9. Andre

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    How about 2 Kings 20:

    1 In those days Hezekiah became ill and was at the point of death. The prophet Isaiah son of Amoz went to him and said, "This is what the LORD says: Put your house in order, because you are going to die; you will not recover ."
    2 Hezekiah turned his face to the wall and prayed to the LORD, 3 "Remember, O LORD, how I have walked before you faithfully and with wholehearted devotion and have done what is good in your eyes." And Hezekiah wept bitterly.
    4 Before Isaiah had left the middle court, the word of the LORD came to him: 5 "Go back and tell Hezekiah, the leader of my people, 'This is what the LORD, the God of your father David, says: I have heard your prayer and seen your tears; I will heal you . On the third day from now you will go up to the temple of the LORD. 6 I will add fifteen years to your life. And I will deliver you and this city from the hand of the king of Assyria. I will defend this city for my sake and for the sake of my servant David.' "
    7 Then Isaiah said, "Prepare a poultice of figs." They did so and applied it to the boil, and he recovered.

    I have bolded several parts. To me, this text is compelling evidence that God, in fact, does not know the future as fully settled from the beginning of time. In verse 1, God declares "you will not recover". In verse 7, we have "and he recovered". It seems that we are faced with 2 choices. Either God was not being entirely truthful in his "you will not recover" declaration in verse 1, or God, in fact, "changed his mind". I will go with the latter and anticipate the objection this "change of mind" was only apparent in the following para.

    The problem with the idea that this change was only "apparent" and not real, is that we still have to confront God's declaration of "you will not recover". If the change of mind was an artifact of man's limited perspective, and God really knew all along that He would heal Hezekiah, He would still be making an untrue or misleading statement when He declares "you will not recover".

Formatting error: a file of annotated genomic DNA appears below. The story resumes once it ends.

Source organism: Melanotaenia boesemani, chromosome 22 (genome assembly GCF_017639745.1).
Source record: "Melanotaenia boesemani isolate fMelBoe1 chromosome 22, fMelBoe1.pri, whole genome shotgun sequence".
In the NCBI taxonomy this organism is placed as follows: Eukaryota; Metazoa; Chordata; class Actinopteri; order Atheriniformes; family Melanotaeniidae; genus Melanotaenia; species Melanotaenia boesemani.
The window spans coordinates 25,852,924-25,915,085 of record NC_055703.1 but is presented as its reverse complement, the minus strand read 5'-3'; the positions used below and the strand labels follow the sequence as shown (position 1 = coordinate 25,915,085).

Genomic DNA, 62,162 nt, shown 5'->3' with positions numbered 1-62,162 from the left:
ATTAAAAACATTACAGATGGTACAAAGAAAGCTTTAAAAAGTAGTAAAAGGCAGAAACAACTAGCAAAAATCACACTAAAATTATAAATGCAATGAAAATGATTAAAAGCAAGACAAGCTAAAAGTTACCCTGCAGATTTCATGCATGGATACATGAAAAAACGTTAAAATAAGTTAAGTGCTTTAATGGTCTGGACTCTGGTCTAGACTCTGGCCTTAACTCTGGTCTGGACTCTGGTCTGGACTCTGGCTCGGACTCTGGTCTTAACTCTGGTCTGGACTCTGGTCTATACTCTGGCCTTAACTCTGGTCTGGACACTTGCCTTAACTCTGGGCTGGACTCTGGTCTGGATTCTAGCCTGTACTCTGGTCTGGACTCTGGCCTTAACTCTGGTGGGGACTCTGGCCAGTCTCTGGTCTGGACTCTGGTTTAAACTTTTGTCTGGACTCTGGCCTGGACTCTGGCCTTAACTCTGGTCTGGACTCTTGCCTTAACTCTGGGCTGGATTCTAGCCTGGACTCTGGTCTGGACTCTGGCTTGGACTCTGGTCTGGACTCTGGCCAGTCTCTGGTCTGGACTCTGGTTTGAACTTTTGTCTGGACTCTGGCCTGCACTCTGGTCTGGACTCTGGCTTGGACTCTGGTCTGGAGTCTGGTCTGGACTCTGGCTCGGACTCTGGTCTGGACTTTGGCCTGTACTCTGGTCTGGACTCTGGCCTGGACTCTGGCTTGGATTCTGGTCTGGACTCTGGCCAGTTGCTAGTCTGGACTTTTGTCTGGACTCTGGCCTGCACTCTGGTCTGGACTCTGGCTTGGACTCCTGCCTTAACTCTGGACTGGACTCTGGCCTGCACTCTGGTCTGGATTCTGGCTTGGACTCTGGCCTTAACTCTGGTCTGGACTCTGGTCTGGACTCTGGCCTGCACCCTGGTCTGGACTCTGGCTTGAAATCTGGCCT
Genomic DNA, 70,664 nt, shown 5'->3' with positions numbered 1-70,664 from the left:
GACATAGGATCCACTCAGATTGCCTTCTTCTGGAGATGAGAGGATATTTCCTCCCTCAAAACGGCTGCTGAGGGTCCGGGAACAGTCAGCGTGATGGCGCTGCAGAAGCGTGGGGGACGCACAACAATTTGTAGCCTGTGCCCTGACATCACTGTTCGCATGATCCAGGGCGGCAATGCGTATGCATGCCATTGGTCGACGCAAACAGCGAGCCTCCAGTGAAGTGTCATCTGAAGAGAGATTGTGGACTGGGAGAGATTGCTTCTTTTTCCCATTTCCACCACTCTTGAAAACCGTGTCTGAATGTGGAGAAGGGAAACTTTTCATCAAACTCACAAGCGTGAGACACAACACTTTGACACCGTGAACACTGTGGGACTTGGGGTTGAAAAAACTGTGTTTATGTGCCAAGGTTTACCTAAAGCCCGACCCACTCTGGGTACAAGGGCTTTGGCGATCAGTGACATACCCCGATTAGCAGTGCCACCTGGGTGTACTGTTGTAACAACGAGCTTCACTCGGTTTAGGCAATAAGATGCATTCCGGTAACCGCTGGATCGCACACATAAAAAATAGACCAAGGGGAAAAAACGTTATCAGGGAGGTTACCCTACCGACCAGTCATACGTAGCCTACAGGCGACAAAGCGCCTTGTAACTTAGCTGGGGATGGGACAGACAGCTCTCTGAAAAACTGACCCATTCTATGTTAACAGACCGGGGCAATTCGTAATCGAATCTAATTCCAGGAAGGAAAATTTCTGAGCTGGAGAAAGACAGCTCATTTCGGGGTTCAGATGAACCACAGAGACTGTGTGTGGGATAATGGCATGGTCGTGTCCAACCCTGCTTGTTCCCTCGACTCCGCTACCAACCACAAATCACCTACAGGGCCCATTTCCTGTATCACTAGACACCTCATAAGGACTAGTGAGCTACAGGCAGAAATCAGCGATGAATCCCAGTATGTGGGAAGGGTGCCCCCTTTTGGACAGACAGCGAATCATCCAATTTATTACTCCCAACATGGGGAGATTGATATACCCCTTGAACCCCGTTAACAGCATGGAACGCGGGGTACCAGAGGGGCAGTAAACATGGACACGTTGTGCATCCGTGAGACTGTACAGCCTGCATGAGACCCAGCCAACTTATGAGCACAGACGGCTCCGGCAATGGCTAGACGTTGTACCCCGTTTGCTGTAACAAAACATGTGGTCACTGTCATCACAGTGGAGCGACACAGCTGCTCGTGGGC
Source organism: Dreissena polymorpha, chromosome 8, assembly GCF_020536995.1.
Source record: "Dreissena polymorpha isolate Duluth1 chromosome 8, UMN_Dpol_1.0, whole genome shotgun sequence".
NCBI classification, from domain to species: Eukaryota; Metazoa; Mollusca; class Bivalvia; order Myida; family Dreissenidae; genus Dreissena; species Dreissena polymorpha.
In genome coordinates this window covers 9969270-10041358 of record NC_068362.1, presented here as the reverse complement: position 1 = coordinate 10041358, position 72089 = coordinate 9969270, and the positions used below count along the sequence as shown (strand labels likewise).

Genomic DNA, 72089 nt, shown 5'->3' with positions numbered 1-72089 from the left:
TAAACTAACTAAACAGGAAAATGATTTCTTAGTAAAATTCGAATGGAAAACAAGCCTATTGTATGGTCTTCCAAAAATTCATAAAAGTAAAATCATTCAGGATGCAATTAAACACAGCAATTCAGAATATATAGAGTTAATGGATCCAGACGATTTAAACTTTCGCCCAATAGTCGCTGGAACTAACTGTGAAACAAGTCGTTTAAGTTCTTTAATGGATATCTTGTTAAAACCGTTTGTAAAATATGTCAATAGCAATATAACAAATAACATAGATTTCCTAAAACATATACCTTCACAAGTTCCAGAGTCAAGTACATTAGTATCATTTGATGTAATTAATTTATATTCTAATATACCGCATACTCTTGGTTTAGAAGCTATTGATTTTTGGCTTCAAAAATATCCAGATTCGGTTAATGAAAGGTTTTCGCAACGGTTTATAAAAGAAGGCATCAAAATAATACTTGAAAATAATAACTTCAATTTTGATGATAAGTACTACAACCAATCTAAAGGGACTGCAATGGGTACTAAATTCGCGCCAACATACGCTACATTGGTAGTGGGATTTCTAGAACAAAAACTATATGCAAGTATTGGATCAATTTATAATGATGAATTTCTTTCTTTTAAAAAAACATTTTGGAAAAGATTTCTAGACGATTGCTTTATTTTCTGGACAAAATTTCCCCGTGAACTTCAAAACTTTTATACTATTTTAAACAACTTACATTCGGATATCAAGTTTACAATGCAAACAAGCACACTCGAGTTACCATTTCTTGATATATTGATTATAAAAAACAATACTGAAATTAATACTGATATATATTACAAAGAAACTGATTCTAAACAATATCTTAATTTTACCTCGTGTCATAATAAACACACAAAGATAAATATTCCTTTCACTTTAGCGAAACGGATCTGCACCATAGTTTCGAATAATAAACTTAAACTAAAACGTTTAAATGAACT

I am certainly open to explanations that can resolve this challenge while being true to the idea that God knows the future as fully settled.
     
  10. Andy T.

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    Andre,

    There is a third choice - that you interpret this passage in light of all the verses that I gave above (and more), which clearly state that God knows the future and does not change.

    The m.o. of the prophets was to give the message to God's people - "Repent, or else..." And that is what Isaiah is communicating to Hezekiah in v. 1. God is using Isaiah to spur Hezekiah to repentance. God was not surprised by Hezekiah's response. Nor did God change his mind. God communicated to Hezekiah (through Isaiah) that judgment was on its way, lest he repent. Hezekiah repents and God accomplishes what He knew was going to happen all along.

    Always interpret the un-clear passages of Scripture with the clear passages.
     
  11. Andre